Posts Tagged ‘literature’
One of the most attractive books in history, a colossal best seller, everybody knows this, The Great Gatsby, by F. Scott Fitzgerald. Really successful book, believe me. Why F.? I put my initial in the middle, I think it’s more normal that way, but everybody has his own style…
[image above: source]
* Donald J. Trump,
As we rethink the classics, we might send send elegiac birthday greetings to James Arthur Baldwin; he was born on this date in 1924. A novelist, essayist, playwright, poet, and social critic, he charted the unspoken but palpable intricacies of racial, sexual, and class distinctions in Western societies, most notably in mid-20th-century America, and their inevitable tensions. His essays (e.g., Notes of a Native Son and The Fire Next Time) and his novels (perhaps especially Giovanni’s Room) shaped a generation of writers. Nobel Laureate Toni Morrison eulogized Baldwin in The New York Times:
You knew, didn’t you, how I needed your language and the mind that formed it? How I relied on your fierce courage to tame wildernesses for me? How strengthened I was by the certainty that came from knowing you would never hurt me? You knew, didn’t you, how I loved your love? You knew. This then is no calamity. No. This is jubilee. “Our crown,” you said, “has already been bought and paid for. All we have to do,” you said, “is wear it.”
If you’ve been paying attention to breakfast in the past 15 years or so, you might have noticed something: waffles have gotten thicker and thicker. Stockier waffles with deep syrup pockets, often topped with fruit or Nutella or mountains of whipped cream, are the new norm. They’re what men with beards are handing you out of food truck windows, and what servers are plopping down in front of you at brunch. Today, in most diners and restaurants and those omnipresent hipster comfort-food places, if you order a waffle, it’s gonna be Belgian…
Waffles, like pancakes, have been in America for centuries. Thomas Jefferson allegedly brought the waffle iron to America from France. In the early 20th century, waffles were thin and flat, a wartime breakfast that spared frills. Skinny waffles were successfully mass-marketed to the public when three California brothers debuted frozen Eggo waffles in the ’50s. (Kellogg’s purchased the company in 1968.)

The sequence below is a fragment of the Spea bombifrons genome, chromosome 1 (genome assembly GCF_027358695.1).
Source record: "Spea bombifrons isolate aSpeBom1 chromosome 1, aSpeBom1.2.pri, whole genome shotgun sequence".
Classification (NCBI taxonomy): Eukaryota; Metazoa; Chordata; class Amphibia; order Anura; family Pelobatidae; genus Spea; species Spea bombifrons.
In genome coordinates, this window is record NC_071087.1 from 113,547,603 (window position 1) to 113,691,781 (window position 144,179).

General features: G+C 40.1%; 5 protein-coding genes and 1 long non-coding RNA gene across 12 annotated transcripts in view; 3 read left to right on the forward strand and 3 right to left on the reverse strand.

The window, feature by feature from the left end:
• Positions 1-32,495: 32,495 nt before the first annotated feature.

But even during the peak of Eggo popularity, a taste for a thicker waffle was percolating in America. Belgium natives Maurice and Rose Vermersch first served up thick, chewy waffles, known originally as Brussels waffles, at the 1964 World’s Fair in Queens. The waffles were such a hit at the fair that the Vermerschs simplified the name, deciding that the majority of Americans wouldn’t know where Brussels was. And from there, a craze was born…
The whole enchilada at: “The Tyranny of Belgian Waffles.”
* Raymond Chandler, Trouble Is My Business
As we reach for the syrup, we might spare a thought for Curnonsky (Maurice Edmond Sailland); he died on this date in 1956. (The name “Curnonsky” comes from the Latin cur + non “why not?” plus the Russian suffix -sky, as all things Russian were in vogue in 1895, when he coined it.)
An author who got his start as a ghostwriter for ‘Willy‘, Colette‘s husband, Curnonsky became France’s “Prince of Gastronomy,” the country’s most celebrated food and wine writer in the 20th century. He wrote or ghost-wrote over 65 books and enormous numbers of newspaper columns. He is often considered the inventor of gastronomic motor-tourism as popularized by Michelin– he named the company’s mascot Bibendum and wrote Michelin’s weekly column “Les Lundis de Michelin” in Le Journal— though he himself could not drive. His “title,” “Prince-elu de la Gastronomie,” was awarded in a 1927 Paris-Soir poll of 3,000 French chefs, and has never been given since. Curnonsky died by falling out of the window of his apartment. He was dieting at the time, and it is speculated that he had fainted.
“An aphorism ought to be entirely isolated from the surrounding world like a little work of art and complete in itself like a hedgehog”*…
Digital media are often (fairly) derided for playing to short attention spans. But brevity need not be synonymous with simplicity. New technologies also offer a canvas for creativity—even if the palette is confined to 140 characters. Many an artist or author is adept at using online channels to promote their work, and projects like the Los Angeles Review of Books have embraced an internet-first ethos. But there are also writers producing work with a distinctively online mindset. Though the medium is not quite the message, the limitations imposed by Twitter make for particularly fertile ground, giving rise to what has been called “Twitterature”…
More on aphorisms in the internet age at “The charms of Twitterature”
* Friedrich von Schlegel
As we concentrate on concision, we might send bawdy birthday greetings to Donatien Alphonse François, Marquis de Sade; he was born on this date in 1740. The French aristocrat, revolutionary politician, philosopher, author, and libertine spent much of his adult life in prison. In 1778, de Sade was imprisoned by order of the king; ostensibly his offense was licentious behavior, but historians note that his mother-in-law, at whose urging the king acted, believed that the young Marquis was spending her daughter’s money too quickly. (There were also accusations of an affair with his wife’s sister… and it may have further motivated the mother-in-law that her daughter was rumored to be complicit in de Sade’s sexual escapades.) While in the Bastille, he battled boredom by writing– among other things, The 120 Days of Sodom. He was freed from prison in 1790, and ingratiated himself with the new Republic (calling himself “Citizen Sade”). de Sade began writing again, anonymously publishing works including Justine and Juliette… until, in 1801, Napoleon ordered his arrest (again for indecency and blasphemy). de Sade spent two years in prison, until his family had him declared insane, and moved him to the asylum at Charenton (the scene of Peter Weiss’s remarkable play Marat/Sade), where he died in 1814.